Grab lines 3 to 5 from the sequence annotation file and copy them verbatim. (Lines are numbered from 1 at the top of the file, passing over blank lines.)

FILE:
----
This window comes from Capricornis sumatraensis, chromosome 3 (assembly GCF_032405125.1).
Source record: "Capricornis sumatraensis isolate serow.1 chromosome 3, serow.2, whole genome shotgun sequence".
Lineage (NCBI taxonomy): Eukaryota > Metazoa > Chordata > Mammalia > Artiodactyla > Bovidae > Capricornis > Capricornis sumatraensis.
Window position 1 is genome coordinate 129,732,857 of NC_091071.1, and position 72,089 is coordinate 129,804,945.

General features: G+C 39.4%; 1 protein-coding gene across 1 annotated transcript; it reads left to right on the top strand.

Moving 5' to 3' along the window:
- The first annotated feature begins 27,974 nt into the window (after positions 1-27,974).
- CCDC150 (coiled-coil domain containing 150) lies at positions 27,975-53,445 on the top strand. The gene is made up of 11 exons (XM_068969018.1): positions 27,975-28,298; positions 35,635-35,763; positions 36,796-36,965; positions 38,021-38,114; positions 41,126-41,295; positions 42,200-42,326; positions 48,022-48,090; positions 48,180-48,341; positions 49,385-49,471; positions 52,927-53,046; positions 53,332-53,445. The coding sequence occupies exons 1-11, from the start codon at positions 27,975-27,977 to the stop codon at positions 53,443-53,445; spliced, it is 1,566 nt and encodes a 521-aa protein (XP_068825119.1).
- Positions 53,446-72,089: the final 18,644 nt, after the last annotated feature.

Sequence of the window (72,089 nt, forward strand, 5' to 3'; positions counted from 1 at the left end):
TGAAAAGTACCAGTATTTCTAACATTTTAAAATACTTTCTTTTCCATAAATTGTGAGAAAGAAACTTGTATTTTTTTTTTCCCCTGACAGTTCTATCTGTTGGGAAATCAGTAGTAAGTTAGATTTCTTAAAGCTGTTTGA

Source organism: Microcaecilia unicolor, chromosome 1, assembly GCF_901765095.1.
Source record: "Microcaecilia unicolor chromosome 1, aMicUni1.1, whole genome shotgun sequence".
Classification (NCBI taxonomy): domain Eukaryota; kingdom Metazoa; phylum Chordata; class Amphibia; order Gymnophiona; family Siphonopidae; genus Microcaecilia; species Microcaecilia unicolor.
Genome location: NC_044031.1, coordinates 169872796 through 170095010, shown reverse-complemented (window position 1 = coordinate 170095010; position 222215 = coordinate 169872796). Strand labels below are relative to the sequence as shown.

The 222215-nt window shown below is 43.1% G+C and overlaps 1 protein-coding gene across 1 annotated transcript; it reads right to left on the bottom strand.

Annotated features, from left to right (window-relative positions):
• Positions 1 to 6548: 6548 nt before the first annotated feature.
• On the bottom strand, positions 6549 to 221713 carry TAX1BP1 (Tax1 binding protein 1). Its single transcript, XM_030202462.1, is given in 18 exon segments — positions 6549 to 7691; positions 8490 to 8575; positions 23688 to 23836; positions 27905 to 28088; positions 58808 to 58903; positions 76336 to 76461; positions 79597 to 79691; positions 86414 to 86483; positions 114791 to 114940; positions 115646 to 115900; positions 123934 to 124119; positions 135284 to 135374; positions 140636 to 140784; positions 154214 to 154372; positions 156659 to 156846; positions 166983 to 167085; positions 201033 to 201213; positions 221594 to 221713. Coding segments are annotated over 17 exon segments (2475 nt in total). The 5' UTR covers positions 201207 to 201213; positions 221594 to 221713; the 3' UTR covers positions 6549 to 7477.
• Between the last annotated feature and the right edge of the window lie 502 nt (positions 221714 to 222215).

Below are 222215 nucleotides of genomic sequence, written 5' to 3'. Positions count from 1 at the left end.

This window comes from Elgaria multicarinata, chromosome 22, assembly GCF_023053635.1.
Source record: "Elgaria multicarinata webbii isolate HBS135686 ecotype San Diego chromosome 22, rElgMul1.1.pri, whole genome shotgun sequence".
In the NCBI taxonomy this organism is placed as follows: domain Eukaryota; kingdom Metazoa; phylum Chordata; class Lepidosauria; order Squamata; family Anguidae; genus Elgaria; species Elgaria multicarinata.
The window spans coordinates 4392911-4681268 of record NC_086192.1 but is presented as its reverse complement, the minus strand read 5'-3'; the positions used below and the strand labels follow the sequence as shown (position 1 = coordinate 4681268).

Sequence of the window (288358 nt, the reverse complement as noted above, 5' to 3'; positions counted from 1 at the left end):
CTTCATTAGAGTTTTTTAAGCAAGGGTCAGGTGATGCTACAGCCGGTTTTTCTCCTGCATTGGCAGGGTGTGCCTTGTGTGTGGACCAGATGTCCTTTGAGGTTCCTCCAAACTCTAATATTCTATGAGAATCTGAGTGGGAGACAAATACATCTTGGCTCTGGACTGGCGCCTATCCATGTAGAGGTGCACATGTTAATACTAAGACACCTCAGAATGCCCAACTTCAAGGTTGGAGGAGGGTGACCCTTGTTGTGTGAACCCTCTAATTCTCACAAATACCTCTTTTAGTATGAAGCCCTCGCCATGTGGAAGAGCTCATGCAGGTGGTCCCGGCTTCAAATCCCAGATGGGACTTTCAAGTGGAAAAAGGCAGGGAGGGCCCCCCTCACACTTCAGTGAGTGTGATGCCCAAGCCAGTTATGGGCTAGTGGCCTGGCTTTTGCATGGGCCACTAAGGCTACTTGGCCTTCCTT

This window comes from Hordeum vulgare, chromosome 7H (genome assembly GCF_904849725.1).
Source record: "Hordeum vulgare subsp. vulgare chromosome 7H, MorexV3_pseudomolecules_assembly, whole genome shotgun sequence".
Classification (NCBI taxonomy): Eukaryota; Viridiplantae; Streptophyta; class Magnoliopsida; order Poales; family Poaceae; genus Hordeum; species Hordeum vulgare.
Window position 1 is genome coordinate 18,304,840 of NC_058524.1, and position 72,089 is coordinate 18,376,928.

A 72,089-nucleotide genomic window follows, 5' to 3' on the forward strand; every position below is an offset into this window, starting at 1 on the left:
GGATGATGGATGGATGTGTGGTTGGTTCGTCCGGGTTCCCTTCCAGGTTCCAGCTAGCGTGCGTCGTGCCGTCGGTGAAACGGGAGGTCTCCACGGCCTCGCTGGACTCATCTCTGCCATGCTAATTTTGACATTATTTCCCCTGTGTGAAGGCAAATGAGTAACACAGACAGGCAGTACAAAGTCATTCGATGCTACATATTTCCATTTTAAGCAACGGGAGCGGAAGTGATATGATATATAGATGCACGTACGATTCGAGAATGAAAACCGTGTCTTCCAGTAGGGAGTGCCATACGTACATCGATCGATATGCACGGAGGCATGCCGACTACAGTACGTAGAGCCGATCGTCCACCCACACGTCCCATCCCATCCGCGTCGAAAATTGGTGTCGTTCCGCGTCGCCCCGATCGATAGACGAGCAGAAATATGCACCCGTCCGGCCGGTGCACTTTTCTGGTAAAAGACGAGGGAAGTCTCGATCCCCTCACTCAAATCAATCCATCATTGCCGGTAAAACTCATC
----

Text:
Lineage (NCBI taxonomy): Eukaryota > Metazoa > Chordata > Mammalia > Artiodactyla > Bovidae > Capricornis > Capricornis sumatraensis.
Window position 1 is genome coordinate 129,732,857 of NC_091071.1, and position 72,089 is coordinate 129,804,945.

General features: G+C 39.4%; 1 protein-coding gene across 1 annotated transcript; it reads left to right on the top strand.